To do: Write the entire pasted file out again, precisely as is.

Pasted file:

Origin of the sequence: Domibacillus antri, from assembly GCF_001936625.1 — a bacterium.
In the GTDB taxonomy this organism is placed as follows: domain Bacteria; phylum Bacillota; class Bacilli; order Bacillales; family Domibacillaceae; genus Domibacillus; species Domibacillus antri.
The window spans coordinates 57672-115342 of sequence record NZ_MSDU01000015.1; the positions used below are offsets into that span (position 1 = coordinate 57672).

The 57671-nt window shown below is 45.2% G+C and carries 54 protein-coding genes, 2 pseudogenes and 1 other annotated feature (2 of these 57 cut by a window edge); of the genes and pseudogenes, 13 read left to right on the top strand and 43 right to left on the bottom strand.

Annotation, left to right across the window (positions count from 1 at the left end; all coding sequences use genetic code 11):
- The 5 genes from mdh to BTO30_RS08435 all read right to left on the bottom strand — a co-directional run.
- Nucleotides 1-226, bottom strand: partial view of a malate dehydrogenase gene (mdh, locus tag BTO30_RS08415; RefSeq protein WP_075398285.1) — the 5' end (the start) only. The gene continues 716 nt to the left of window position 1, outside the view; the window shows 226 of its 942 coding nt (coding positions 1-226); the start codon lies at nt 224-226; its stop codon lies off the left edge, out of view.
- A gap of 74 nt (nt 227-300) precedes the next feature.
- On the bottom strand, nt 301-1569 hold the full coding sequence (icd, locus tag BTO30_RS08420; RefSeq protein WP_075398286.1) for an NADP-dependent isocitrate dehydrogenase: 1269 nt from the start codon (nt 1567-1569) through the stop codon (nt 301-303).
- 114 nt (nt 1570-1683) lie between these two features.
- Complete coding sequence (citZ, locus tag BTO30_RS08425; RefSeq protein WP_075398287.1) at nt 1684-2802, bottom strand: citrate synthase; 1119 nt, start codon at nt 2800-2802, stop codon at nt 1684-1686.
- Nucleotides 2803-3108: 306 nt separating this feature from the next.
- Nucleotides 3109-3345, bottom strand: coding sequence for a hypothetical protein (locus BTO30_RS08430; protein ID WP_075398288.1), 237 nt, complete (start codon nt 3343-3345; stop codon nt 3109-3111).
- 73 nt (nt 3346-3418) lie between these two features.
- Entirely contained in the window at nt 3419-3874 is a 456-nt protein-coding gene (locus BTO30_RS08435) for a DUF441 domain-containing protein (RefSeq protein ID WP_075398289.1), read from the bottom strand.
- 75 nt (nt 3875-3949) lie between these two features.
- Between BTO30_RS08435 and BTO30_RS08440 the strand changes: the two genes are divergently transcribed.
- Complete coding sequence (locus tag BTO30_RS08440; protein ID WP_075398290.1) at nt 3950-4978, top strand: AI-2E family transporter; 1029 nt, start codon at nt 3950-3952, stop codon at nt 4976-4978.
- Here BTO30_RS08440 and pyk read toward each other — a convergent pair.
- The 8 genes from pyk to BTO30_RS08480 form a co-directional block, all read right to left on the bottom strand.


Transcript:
Origin of the sequence: Domibacillus antri, from assembly GCF_001936625.1 — a bacterium.
In the GTDB taxonomy this organism is placed as follows: domain Bacteria; phylum Bacillota; class Bacilli; order Bacillales; family Domibacillaceae; genus Domibacillus; species Domibacillus antri.
The window spans coordinates 57672-115342 of sequence record NZ_MSDU01000015.1; the positions used below are offsets into that span (position 1 = coordinate 57672).

The 57671-nt window shown below is 45.2% G+C and carries 54 protein-coding genes, 2 pseudogenes and 1 other annotated feature (2 of these 57 cut by a window edge); of the genes and pseudogenes, 13 read left to right on the top strand and 43 right to left on the bottom strand.

Annotation, left to right across the window (positions count from 1 at the left end; all coding sequences use genetic code 11):
- The 5 genes from mdh to BTO30_RS08435 all read right to left on the bottom strand — a co-directional run.
- Nucleotides 1-226, bottom strand: partial view of a malate dehydrogenase gene (mdh, locus tag BTO30_RS08415; RefSeq protein WP_075398285.1) — the 5' end (the start) only. The gene continues 716 nt to the left of window position 1, outside the view; the window shows 226 of its 942 coding nt (coding positions 1-226); the start codon lies at nt 224-226; its stop codon lies off the left edge, out of view.
- A gap of 74 nt (nt 227-300) precedes the next feature.
- On the bottom strand, nt 301-1569 hold the full coding sequence (icd, locus tag BTO30_RS08420; RefSeq protein WP_075398286.1) for an NADP-dependent isocitrate dehydrogenase: 1269 nt from the start codon (nt 1567-1569) through the stop codon (nt 301-303).
- 114 nt (nt 1570-1683) lie between these two features.
- Complete coding sequence (citZ, locus tag BTO30_RS08425; RefSeq protein WP_075398287.1) at nt 1684-2802, bottom strand: citrate synthase; 1119 nt, start codon at nt 2800-2802, stop codon at nt 1684-1686.
- Nucleotides 2803-3108: 306 nt separating this feature from the next.
- Nucleotides 3109-3345, bottom strand: coding sequence for a hypothetical protein (locus BTO30_RS08430; protein ID WP_075398288.1), 237 nt, complete (start codon nt 3343-3345; stop codon nt 3109-3111).
- 73 nt (nt 3346-3418) lie between these two features.
- Entirely contained in the window at nt 3419-3874 is a 456-nt protein-coding gene (locus BTO30_RS08435) for a DUF441 domain-containing protein (RefSeq protein ID WP_075398289.1), read from the bottom strand.
- 75 nt (nt 3875-3949) lie between these two features.
- Between BTO30_RS08435 and BTO30_RS08440 the strand changes: the two genes are divergently transcribed.
- Complete coding sequence (locus tag BTO30_RS08440; protein ID WP_075398290.1) at nt 3950-4978, top strand: AI-2E family transporter; 1029 nt, start codon at nt 3950-3952, stop codon at nt 4976-4978.
- Here BTO30_RS08440 and pyk read toward each other — a convergent pair.
- The 8 genes from pyk to BTO30_RS08480 form a co-directional block, all read right to left on the bottom strand.